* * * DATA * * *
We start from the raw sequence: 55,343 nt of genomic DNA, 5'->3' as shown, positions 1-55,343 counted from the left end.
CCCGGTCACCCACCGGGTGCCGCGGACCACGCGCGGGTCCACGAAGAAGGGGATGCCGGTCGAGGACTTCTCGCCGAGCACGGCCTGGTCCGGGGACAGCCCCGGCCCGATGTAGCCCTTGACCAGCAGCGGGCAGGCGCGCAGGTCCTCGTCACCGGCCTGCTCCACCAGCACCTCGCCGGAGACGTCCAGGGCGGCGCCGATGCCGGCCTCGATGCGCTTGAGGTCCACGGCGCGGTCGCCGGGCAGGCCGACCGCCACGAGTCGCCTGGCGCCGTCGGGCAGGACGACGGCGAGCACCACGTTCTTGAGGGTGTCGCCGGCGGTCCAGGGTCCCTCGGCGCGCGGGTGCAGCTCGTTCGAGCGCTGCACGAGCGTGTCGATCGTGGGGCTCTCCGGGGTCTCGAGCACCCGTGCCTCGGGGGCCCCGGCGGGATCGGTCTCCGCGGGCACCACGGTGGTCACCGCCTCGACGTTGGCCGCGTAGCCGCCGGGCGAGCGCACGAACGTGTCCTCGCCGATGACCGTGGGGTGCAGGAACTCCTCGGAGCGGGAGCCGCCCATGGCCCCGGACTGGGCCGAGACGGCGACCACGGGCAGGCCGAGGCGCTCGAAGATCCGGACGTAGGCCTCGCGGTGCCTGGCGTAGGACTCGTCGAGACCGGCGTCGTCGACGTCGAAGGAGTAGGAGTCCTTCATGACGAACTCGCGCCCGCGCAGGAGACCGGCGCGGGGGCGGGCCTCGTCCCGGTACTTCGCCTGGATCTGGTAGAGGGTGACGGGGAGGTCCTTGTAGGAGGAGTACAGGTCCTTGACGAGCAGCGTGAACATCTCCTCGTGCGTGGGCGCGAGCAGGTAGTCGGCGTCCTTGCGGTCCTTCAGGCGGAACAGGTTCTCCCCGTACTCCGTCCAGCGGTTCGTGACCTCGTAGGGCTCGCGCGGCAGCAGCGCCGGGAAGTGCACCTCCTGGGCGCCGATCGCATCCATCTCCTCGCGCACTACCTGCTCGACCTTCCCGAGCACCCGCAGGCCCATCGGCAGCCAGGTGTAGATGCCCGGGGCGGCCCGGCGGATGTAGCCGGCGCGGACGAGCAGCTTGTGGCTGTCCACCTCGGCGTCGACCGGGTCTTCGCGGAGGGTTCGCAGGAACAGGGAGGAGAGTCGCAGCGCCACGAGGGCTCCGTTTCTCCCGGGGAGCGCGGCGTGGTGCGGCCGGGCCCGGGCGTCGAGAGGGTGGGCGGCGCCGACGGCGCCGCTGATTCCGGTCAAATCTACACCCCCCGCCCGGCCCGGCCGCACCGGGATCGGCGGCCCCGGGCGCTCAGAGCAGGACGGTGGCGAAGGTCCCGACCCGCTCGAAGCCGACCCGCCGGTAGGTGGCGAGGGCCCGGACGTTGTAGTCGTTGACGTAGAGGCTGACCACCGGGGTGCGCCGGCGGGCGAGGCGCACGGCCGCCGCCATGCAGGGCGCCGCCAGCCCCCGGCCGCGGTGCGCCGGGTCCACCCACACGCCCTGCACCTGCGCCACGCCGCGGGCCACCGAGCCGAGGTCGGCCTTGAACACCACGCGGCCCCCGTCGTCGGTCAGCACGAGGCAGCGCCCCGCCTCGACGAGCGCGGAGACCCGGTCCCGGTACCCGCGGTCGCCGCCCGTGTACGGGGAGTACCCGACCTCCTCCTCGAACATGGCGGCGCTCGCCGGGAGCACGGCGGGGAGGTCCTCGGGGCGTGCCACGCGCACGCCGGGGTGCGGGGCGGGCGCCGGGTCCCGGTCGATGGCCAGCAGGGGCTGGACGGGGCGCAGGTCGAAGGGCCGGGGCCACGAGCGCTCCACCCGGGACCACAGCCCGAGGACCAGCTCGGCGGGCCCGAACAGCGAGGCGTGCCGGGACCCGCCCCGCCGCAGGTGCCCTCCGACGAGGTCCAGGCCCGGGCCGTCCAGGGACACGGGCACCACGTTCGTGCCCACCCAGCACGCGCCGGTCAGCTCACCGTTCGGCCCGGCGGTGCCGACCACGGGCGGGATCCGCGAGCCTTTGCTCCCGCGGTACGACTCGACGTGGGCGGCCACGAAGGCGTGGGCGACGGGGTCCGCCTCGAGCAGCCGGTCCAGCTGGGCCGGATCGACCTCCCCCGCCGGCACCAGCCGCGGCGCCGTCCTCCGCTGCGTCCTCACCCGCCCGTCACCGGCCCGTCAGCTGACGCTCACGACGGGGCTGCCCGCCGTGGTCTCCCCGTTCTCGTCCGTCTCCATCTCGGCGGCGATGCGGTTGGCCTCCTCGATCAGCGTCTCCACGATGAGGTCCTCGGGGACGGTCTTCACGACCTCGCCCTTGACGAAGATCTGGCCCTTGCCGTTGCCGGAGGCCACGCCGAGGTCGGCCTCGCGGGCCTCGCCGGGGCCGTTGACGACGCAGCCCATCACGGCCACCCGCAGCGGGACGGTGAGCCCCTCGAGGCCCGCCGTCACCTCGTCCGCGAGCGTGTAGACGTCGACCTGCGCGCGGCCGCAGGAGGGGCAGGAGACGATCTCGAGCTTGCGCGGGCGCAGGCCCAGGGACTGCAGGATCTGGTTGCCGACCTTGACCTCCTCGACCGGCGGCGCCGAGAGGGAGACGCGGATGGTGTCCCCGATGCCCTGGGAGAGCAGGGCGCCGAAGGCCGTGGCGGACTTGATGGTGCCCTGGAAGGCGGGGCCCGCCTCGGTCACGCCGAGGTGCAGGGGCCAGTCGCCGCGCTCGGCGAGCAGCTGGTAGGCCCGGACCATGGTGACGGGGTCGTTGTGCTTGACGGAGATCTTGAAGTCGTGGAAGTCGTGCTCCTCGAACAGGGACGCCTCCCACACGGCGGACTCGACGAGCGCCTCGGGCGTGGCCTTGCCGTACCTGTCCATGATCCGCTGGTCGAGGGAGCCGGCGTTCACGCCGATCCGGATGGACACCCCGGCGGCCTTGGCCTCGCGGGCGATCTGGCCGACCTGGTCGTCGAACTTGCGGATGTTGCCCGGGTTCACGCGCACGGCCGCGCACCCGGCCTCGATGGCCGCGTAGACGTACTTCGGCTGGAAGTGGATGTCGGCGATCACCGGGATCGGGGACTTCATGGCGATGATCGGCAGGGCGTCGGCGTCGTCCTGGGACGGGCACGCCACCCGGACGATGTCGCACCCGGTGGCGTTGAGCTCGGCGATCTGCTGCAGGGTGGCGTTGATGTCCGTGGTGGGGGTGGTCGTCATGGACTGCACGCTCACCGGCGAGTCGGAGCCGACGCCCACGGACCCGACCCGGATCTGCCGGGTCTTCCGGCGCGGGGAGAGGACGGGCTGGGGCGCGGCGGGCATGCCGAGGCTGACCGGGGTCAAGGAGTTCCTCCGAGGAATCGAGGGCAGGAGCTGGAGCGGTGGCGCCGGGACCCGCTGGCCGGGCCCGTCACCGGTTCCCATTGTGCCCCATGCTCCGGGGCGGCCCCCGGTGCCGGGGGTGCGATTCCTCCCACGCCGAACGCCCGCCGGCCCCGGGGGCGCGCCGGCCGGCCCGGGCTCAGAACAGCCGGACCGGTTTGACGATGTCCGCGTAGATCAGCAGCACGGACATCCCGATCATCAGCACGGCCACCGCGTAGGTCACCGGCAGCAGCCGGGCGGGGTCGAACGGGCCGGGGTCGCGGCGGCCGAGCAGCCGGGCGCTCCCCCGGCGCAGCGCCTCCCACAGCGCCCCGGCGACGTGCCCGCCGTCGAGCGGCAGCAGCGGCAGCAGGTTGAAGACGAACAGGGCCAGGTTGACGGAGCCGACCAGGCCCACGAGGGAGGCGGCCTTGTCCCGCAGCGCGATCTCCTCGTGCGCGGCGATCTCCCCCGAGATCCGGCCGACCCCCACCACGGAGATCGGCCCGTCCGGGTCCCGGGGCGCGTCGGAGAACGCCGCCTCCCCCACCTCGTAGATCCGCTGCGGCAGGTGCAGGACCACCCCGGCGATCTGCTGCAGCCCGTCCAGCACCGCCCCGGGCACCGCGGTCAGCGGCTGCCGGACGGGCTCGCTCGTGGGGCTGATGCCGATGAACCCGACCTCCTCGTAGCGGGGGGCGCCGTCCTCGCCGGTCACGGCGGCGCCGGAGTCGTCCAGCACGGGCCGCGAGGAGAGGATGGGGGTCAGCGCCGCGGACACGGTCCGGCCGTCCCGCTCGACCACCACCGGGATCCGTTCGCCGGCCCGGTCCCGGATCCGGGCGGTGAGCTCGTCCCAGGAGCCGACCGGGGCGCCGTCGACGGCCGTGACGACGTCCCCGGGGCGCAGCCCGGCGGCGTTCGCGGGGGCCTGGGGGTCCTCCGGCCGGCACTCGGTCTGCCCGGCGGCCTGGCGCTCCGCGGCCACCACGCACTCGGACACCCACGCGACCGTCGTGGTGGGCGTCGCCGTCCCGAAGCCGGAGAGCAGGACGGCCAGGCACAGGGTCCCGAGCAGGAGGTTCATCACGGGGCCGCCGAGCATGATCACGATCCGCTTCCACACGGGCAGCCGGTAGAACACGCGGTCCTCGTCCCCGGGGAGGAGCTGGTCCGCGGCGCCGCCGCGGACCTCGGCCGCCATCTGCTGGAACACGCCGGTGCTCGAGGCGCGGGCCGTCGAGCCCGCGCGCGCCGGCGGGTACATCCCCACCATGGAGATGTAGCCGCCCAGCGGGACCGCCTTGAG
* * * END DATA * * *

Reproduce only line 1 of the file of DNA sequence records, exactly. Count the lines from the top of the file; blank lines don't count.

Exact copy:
We start from the raw sequence: 55,343 nt of genomic DNA, 5'->3' as shown, positions 1-55,343 counted from the left end.